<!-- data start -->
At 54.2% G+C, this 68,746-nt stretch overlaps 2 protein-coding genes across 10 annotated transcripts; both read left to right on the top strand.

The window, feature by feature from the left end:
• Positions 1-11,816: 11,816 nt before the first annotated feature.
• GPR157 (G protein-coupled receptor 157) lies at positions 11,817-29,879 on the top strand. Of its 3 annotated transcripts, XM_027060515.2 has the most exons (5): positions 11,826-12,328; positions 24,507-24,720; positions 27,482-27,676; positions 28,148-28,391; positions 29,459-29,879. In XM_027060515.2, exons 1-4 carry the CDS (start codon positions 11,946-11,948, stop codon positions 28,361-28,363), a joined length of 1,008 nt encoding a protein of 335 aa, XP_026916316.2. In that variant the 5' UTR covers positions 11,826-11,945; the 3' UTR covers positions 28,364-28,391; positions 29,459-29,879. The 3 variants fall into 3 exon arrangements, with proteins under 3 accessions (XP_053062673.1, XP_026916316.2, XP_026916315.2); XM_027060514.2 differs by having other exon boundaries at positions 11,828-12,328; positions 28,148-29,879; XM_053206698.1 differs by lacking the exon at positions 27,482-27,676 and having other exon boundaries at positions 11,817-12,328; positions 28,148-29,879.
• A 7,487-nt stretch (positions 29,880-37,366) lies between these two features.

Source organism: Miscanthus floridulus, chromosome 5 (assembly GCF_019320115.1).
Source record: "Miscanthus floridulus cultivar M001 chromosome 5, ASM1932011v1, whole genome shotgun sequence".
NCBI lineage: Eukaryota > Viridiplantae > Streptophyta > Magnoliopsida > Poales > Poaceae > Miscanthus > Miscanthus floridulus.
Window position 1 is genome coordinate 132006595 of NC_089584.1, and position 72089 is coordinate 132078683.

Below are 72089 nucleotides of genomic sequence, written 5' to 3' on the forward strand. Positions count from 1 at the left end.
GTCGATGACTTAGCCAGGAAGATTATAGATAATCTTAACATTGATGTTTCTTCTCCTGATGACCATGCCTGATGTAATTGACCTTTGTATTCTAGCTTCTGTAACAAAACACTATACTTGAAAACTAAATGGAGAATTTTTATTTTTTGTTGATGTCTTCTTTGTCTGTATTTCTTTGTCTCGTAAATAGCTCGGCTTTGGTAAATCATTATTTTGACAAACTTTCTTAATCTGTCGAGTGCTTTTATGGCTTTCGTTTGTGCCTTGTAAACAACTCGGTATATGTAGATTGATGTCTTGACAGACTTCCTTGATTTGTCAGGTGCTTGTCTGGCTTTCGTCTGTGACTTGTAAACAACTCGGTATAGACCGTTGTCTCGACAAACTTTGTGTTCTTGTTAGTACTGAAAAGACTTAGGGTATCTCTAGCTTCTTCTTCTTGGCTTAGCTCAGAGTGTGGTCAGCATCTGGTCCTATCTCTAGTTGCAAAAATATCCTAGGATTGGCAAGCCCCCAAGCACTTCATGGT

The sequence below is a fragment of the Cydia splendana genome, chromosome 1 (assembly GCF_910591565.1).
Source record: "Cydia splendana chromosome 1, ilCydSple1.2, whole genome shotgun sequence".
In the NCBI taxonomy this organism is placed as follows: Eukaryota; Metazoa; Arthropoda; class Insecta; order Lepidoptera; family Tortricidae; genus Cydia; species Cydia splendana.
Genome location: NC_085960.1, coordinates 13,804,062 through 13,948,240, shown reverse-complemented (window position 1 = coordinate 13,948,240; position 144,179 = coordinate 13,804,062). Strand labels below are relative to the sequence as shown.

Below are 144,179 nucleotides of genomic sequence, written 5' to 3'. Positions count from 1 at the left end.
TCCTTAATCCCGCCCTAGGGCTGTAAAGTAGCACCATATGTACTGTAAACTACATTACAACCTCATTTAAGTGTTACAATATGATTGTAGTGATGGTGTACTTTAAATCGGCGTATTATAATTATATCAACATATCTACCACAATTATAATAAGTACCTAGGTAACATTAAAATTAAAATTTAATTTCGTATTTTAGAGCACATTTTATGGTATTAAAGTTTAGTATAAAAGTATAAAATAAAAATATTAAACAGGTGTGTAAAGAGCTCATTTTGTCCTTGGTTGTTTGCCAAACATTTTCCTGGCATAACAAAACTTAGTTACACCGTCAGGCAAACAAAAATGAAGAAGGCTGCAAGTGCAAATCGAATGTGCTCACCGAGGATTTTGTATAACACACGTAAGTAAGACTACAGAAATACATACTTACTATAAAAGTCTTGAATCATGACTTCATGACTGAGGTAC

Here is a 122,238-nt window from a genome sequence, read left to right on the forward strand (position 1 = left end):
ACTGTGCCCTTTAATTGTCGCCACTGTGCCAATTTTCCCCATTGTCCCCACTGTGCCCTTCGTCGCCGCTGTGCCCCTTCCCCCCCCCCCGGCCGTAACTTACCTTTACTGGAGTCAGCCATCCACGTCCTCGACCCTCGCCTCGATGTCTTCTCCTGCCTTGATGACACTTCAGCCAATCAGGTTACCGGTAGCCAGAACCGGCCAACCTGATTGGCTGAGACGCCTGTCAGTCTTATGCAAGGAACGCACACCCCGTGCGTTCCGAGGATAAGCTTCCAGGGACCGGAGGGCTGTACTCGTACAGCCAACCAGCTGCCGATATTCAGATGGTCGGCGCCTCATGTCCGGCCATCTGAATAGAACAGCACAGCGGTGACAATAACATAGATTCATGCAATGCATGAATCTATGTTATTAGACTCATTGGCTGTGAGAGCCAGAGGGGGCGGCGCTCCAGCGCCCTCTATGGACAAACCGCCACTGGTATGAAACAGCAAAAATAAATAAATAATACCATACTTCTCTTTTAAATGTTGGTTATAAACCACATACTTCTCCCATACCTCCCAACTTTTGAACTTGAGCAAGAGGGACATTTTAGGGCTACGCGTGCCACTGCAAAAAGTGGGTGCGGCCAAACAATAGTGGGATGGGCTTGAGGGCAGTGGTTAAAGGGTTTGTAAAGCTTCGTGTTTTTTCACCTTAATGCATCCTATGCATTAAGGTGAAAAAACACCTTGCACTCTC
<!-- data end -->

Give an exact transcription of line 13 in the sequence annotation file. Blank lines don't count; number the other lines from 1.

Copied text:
Source record: "Cydia splendana chromosome 1, ilCydSple1.2, whole genome shotgun sequence".